First, add a new Trigger and select the Timer trigger template. Set the Schedule to 0 0 0 * * *. which means that the Function runs every day at midnight (once you add a Timer trigger, the page will also provide some documentation on the format for this in case you want to define your own schedules). Remember to click Save.


Next, add a SendGrid Output. You have the possibility to configure a couple of required parameters either on the configuration page or in your code. Leave the Message parameter name as it is (this is the variable we’ll use in our code), and define the other values as required. As I’m sending the email to myself, I added my email address to both the To and From fields. The Subject and Body will get defined in the code.


Save again, and click on Develop. At the top of the page you’ll see the Code section where you can define the underlying code of your Function.


Copy the following code sample and replace any existing code in your Function:

#r "SendGridMail"

using System;
using SendGrid;

 static string packtUrl = "";

 public static void Run(TimerInfo myTimer,  out SendGridMessage message, TraceWriter log)
     message = null;    
        using (var httpClient = new HttpClient())
             string pageContent = httpClient.GetStringAsync(packtUrl).Result;
             //the content we're looking for comes after a div tag with the class dotd-title
             int tmpIndex = pageContent.IndexOf("dotd-title");
             string offerDetails = pageContent.Substring(tmpIndex +15, 3000);
             //we've now got more content than required, removing anything that is not part of the article description
             offerDetails = offerDetails.Substring(1, offerDetails.IndexOf("dotd-main-book-form")-20);
             offerDetails += String.Format("<br/><br/><a href='{0}'>PacktPub Free Learning</a>",packtUrl);
             //parsing the book title here
             string bookTitle = offerDetails.Substring(offerDetails.IndexOf("<h2>")+4,
             message = new SendGridMessage()
                 Subject = String.Format("Packt's Free Learning Offer: {0}",bookTitle),
                 Html = offerDetails

             log.Info("Finished successfully");
     catch (Exception exc)
         log.Info("Exception:" + exc.Message + exc.StackTrace);

Note the following:

  1. The first line (starting with #r) is used to add a reference to an external assembly (documentation)
  2. public static void Run is the main function which gets called when your Function runs. As you can see, we have 3 arguments for it here. TimerInfo myTimer needs to be added as we’re using a Timer trigger. out SendGridMessage message is the SendGrid email output which we defined in the Integration configuration. We need to instantiate it and set any required properties if we want to send an email. Lastly, TraceWriter log provides a mechanism to log any information that you want during your code execution – errors, warnings, general stuff. Anything written to this log gets displayed in the Log section just below your Code section.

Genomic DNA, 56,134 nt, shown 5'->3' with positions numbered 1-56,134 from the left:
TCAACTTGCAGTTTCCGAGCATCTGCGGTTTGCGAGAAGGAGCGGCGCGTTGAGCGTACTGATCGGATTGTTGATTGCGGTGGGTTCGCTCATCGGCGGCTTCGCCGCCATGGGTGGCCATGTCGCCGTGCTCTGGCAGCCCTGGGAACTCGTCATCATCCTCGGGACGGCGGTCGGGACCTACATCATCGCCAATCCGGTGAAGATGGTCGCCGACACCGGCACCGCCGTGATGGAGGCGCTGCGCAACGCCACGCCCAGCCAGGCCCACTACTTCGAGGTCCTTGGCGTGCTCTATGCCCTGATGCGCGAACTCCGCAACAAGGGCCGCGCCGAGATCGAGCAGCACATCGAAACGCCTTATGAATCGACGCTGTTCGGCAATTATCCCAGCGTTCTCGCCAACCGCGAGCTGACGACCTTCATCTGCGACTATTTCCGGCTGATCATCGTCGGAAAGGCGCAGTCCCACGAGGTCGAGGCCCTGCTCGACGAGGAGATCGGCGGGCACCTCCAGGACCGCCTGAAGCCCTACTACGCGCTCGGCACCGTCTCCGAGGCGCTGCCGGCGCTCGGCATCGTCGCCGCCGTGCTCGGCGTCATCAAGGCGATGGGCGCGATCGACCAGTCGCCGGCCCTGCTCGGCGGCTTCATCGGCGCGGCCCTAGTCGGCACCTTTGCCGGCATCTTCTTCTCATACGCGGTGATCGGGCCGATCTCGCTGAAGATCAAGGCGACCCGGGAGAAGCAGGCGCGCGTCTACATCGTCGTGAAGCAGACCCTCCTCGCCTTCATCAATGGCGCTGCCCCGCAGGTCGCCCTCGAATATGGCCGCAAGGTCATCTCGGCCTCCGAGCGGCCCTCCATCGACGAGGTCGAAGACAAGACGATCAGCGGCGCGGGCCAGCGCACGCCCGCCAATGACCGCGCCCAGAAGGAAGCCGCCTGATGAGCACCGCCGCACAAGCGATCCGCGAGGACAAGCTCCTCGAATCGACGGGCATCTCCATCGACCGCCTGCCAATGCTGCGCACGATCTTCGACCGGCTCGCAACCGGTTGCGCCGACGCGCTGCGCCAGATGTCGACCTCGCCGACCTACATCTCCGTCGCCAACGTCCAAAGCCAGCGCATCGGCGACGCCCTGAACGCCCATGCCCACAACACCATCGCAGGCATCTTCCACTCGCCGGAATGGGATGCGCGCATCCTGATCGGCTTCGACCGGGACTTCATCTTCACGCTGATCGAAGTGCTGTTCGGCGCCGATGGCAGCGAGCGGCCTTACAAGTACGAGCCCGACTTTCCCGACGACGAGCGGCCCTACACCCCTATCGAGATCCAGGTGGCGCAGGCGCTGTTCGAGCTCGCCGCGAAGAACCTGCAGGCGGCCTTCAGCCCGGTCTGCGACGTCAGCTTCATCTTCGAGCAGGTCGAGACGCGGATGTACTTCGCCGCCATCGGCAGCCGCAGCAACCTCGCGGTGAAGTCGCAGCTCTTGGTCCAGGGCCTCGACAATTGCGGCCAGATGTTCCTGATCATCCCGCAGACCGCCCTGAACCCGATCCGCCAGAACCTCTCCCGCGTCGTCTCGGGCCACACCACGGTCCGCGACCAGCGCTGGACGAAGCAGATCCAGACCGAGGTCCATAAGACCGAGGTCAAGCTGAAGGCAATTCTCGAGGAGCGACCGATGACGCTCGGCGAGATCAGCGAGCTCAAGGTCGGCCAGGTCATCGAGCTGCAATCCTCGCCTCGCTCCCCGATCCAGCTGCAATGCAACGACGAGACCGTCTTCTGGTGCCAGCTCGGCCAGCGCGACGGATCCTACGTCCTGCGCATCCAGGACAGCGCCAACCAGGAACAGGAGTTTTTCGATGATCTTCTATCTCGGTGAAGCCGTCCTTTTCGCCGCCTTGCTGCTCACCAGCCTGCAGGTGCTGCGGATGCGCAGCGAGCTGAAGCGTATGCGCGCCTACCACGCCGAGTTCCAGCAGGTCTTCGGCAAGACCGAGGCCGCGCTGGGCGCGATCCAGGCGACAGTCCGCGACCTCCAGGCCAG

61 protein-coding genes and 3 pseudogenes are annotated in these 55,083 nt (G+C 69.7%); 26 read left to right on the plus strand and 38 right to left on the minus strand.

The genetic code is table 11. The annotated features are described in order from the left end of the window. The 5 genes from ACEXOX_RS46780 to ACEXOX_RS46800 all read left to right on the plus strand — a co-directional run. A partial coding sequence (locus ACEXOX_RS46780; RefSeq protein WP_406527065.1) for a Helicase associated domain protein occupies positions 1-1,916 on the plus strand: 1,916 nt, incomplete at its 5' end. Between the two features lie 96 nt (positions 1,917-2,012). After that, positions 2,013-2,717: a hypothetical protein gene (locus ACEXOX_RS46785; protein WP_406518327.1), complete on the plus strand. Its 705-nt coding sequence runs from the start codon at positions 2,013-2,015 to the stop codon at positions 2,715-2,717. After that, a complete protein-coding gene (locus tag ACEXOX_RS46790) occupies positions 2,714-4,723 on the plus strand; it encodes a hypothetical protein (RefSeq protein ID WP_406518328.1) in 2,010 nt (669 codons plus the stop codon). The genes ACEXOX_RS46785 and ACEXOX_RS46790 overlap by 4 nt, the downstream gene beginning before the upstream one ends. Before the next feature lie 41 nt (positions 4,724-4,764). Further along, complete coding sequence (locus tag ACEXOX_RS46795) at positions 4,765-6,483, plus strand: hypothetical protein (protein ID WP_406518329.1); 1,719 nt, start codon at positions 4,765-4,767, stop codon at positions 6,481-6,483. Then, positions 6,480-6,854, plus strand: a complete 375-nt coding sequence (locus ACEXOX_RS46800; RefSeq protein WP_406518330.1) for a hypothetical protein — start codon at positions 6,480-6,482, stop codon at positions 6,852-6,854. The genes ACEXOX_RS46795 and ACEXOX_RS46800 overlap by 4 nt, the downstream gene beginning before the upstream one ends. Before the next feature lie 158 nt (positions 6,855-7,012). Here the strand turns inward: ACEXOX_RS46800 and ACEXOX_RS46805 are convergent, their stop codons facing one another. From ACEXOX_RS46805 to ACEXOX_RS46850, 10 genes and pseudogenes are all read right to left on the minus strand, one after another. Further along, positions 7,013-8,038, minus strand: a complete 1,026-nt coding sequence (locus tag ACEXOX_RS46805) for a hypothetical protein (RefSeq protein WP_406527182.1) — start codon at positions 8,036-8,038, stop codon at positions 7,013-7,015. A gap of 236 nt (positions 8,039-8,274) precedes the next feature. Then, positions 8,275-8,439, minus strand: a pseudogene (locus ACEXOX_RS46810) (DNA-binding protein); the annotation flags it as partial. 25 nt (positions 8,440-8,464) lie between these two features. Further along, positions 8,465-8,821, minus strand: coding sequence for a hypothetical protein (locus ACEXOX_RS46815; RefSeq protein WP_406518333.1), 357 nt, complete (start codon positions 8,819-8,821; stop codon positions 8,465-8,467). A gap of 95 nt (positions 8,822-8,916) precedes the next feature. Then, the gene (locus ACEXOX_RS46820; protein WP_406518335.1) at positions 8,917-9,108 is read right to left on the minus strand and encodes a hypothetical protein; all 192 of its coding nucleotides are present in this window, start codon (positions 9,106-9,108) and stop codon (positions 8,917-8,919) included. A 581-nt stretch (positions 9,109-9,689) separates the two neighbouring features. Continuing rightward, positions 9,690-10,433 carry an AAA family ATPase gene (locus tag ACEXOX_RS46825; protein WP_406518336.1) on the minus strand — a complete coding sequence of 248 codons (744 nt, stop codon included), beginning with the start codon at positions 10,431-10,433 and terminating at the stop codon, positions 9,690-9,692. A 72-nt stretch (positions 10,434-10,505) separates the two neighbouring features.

3. As for the code fetching and extracting the information I want to receive via email, this is pretty straightforward. The few lines I have here instantiate a new HttpClient object, read the offer page content, and fetch the title and description (not in the nicest of ways, but hey, it’s working!).
  4. Lastly, we’re creating our SendGrid email message and assign it the appropriate subject and email body.

Here’s the final result once the code was executed (either when and the email was sent:



That’s it! A couple of minutes of configuration and coding, and I now receive daily email alerts about the latest free eBook.

29 thoughts on “Using Azure Functions to receive daily Website Updates via Email”

  1. Very interesting example. However, I wasn’t able to recreate it succesfully. I must have missed something but I get an error in the develop editor:
    Cannot bind parameter ‘message’ to type SendGridMessage&. Make sure the parameter Type is supported by the binding.

    I’ve checked the imports and parameter names and such, but to no avail. Somebody have a solution?